On April 12 in 1961, Yuri Gagarin became the first human to journey into outer space.
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Understands life better than his friends
In August 1960, when Gagarin was one of 20 possible astronaut candidates, a Soviet Air Force doctor evaluated his personality as follows:
Modest; embarrasses when his humor gets a little too racy; high degree of intellectual development evident in Yuriy; fantastic memory; distinguishes himself from his colleagues by his sharp and far-ranging sense of attention to his surroundings; a well-developed imagination; quick reactions; persevering, prepares himself painstakingly for his activities and training exercises, handles celestial mechanics and mathematical formulae with ease as well as excels in higher mathematics; does not feel constrained when he has to defend his point of view if he considers himself right; appears that he understands life better than a lot of his friends
Yuri lied about the flight date
Before boarding Vostok 1 on 12 April 1961, Gagarin told a little white lie to try to protect his wife.
“She knew what he wanted to do, and when he was leaving for Baikonur he told her what he was doing,” said his daughter Gagarina.
“But he didn’t tell her the actual date. He told her the flight would take place a few days after the real date, so she wouldn’t be worried.”
He himself, however, was under no illusions about his mission.
“He wrote a letter for my mother saying that it was likely he wouldn’t return because the flight was extremely dangerous and that he wanted her not to remain on her own in that case.
But he didn’t give her the letter. She found it by chance among his things when he came back. He hadn’t wanted her to find it and told her that she should throw it away. But of course, she kept it.”
Yuri lived in a dugout for 3 years
The Gagarin family was thrown out of their house by the occupying German army.
They lived in a dug-out in the garden for three years, with almost nothing to eat.
Two of his siblings were deported to work in German labor camps.
Maybe because of this, he became interested in everything: history, literature, art, as well as engineering, sport and science.
As an adult, he worked 20 hours a day.
He was able to take naps of exactly 40 minutes and could wake up “on the dot” without an alarm clock.
Sausages and moonshine
Yuri’s last words before he made history were to do with sausage.
In a conversation just moments before Vostok 1 blasted off, chief rocket designer Sergei Korolyov reminded the cosmonaut about his food.
‘There in the flap you have dinner, supper, and breakfast,’ he said.
‘Got it,’ Gagarin replied.
‘You’ve got sausage, candy and jam to go with the tea,’ Korolyov said. ‘Sixty-three pieces – you’ll get fat! When you get back today, eat everything right away.’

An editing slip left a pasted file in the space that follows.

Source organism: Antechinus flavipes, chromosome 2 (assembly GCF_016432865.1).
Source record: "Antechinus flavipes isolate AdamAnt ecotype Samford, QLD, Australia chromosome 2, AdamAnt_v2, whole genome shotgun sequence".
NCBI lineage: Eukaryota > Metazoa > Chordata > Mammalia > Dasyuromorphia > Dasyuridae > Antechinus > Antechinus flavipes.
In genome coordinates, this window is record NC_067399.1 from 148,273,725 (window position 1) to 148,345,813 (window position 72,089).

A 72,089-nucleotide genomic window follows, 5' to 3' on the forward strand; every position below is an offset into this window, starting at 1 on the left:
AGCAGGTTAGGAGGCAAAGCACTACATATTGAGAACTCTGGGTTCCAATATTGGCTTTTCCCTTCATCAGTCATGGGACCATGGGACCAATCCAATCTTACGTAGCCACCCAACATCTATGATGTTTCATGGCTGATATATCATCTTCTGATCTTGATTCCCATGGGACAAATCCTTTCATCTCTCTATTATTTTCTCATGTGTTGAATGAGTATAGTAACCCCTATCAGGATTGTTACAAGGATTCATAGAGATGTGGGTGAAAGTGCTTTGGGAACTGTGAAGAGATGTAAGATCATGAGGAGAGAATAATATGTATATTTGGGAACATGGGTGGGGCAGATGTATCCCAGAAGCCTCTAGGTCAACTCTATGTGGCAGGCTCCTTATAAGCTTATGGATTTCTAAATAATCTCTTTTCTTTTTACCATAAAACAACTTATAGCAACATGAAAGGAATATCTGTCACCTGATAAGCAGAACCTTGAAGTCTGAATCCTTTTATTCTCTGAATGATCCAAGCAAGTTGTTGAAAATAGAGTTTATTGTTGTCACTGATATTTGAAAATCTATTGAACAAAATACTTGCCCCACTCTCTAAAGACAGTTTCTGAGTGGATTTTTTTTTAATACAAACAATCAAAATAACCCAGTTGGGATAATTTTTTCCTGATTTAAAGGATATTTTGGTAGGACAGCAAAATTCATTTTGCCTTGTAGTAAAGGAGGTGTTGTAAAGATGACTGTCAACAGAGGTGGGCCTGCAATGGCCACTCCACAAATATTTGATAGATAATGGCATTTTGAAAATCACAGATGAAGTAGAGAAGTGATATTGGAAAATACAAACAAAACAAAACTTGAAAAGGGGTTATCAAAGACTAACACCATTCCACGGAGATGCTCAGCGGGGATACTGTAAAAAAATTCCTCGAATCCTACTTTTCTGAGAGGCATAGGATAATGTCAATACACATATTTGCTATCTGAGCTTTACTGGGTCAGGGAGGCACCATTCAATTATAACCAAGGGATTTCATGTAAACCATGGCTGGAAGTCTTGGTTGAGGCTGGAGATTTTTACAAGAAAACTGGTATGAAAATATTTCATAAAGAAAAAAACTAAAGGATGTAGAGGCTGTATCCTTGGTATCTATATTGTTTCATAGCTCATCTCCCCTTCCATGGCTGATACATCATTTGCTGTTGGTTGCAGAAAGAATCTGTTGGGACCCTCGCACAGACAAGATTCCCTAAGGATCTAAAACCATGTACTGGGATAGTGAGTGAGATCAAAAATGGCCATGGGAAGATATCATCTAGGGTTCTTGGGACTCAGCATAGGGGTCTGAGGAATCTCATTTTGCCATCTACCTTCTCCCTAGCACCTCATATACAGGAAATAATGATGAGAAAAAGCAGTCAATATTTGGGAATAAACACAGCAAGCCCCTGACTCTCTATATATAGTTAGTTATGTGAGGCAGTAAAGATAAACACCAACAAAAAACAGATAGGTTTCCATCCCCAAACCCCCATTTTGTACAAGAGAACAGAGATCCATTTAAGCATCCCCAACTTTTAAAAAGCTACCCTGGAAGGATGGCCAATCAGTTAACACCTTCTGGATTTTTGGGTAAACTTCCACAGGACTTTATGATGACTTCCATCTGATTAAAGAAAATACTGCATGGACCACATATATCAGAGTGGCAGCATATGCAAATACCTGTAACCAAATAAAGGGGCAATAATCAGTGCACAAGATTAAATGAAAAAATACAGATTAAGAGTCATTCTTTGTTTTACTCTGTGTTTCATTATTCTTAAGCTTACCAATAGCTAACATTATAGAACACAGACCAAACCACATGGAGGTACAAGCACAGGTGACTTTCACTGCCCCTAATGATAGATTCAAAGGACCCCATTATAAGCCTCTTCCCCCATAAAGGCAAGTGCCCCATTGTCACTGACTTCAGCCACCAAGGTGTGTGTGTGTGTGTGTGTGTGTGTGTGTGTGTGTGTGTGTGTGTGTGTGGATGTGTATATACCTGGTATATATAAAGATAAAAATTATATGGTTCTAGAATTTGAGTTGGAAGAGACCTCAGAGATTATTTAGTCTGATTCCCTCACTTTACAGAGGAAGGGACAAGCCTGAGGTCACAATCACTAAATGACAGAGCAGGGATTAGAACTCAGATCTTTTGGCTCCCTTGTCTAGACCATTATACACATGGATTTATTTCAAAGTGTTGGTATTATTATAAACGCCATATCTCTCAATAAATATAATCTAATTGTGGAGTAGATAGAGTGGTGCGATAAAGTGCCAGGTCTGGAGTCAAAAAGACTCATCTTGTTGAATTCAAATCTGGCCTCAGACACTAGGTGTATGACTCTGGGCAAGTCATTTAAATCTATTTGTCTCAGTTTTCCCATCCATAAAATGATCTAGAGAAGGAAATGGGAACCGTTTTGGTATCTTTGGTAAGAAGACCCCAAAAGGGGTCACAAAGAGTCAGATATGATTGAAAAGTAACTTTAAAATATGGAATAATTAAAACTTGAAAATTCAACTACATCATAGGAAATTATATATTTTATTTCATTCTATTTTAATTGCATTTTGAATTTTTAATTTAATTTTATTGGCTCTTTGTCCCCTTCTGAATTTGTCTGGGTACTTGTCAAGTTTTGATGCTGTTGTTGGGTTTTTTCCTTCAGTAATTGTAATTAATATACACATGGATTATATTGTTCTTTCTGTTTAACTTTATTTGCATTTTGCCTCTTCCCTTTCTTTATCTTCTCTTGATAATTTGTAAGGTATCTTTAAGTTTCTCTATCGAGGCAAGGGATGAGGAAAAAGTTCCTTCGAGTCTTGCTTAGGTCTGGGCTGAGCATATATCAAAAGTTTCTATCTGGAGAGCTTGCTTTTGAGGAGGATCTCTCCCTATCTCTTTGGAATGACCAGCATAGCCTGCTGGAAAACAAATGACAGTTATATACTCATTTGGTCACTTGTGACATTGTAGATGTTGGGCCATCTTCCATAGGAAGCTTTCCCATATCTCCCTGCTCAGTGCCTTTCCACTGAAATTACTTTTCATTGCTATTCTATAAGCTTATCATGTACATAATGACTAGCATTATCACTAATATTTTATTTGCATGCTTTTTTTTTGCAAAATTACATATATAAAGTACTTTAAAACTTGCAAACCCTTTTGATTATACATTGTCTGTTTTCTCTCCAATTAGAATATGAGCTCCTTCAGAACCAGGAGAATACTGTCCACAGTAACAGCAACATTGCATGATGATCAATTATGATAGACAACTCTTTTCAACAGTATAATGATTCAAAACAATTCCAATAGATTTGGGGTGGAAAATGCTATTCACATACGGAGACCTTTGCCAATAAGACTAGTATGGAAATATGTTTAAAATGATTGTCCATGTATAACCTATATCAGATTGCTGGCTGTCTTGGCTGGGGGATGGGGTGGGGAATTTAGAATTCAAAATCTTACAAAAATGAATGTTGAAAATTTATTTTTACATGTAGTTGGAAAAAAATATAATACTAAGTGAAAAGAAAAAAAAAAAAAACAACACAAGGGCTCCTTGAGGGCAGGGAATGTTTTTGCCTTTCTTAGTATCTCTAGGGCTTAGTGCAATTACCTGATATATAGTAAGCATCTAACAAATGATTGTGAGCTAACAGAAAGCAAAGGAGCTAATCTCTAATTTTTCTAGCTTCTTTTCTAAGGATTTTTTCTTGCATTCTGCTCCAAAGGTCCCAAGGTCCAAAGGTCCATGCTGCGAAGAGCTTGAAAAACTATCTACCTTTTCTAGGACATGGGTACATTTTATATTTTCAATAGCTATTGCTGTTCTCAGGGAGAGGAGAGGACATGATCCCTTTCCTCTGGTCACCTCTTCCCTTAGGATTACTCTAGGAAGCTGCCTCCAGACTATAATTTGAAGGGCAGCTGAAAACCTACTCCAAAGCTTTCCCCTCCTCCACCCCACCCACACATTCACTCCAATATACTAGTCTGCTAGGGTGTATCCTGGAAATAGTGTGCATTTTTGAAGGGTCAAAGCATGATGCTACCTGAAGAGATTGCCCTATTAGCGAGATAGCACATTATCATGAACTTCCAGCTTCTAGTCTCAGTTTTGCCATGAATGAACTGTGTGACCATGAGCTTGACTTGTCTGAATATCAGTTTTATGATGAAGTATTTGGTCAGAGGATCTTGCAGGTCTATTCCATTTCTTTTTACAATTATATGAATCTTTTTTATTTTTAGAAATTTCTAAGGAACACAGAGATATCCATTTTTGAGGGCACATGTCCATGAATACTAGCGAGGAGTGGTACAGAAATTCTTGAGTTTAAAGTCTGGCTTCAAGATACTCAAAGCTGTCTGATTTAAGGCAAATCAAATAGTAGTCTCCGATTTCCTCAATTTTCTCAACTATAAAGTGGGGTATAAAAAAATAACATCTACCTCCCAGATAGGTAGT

A joking Gagarin replied: ‘The main thing is that there is sausage – to go with the moonshine.’
Man in Space, U.S. Asleep
News of Gagarin’s flight swept round the globe.
“Man in space!” the London Evening News announced that day.
The following morning’s Guardian proclaimed: “Russia hails Columbus of space: World’s first astronaut home safely.”
In the US, which had its own space ambitions, the news was less welcome.
Reporters pressed Nasa for a quote and phoned press officer John “Shorty” Powers at 4.30am.
Powers, outraged at the call, snarled: “What is this! We’re all asleep down here!”
Next morning’s US headlines included the classic: “Soviets put man in space. Spokesman says US asleep.”
I don’t see any God
Gagarin is famous for commenting during the flight, “I don’t see any God up here.”
However, no such words appear in the record of his conversations.
In a 2006 interview, Gagarin’s friend Colonel Valentin Petrov stated that the cosmonaut never said the words.
In fact, the quote originated from a Nikita Khrushchev speech about the state’s anti-religion campaign:
“Gagarin flew into space, but didn’t see any god there.”
What Yuri hummed
Following the flight, Gagarin told Nikita Khrushchev that he had whistled during reentry.
The tune was “The Motherland Hears, The Motherland Knows” (Russian: “Родина слышит, Родина знает”).
The first two lines of the song are: “The Motherland hears, the Motherland knows/Where her son flies in the sky“.
This patriotic song was written by Dmitri Shostakovich in 1951 (opus 86), with words by Yevgeniy Dolmatovsky.
I must find a telephone
A farmer and her daughter saw an orange suited figure with a large white helmet parachute near them.
Gagarin later recalled, ‘When they saw me in my spacesuit and the parachute dragging alongside as I walked, they started to back away in fear.
I told them, ‘Don’t be afraid, I am a Soviet like you, who has descended from space and I must find a telephone to call Moscow!”
MetalWorkers invited Yuri to the U.K.
Yuri was invited to the UK by the National Union of Metalworkers in Manchester.
Gagarin had trained as a foundryman before becoming a pilot.
The British government was baffled about how to receive a “communist”.
The British people’s overwhelming welcome forced the government to add an extra two days to his visit.
They hastily arranged a welcome by the prime minister and a lunch with the Queen.
Yuri was banned from space
Soviet people, worried about losing their hero, tried to keep Gagarin away from any flights.
Gagarin was the backup pilot for Vladimir Komarov in the Soyuz 1 flight.
After Komarov’s fatal flight, Gagarin was banned from further spaceflight.
His daughter Elena Gagarina explained:
“He desperately wanted to fly in space again. He’d enjoyed that first flight, but it was over so quickly!
“He wanted to go on being a cosmonaut and a pilot, and he was unhappy that he wasn’t allowed to fly again.”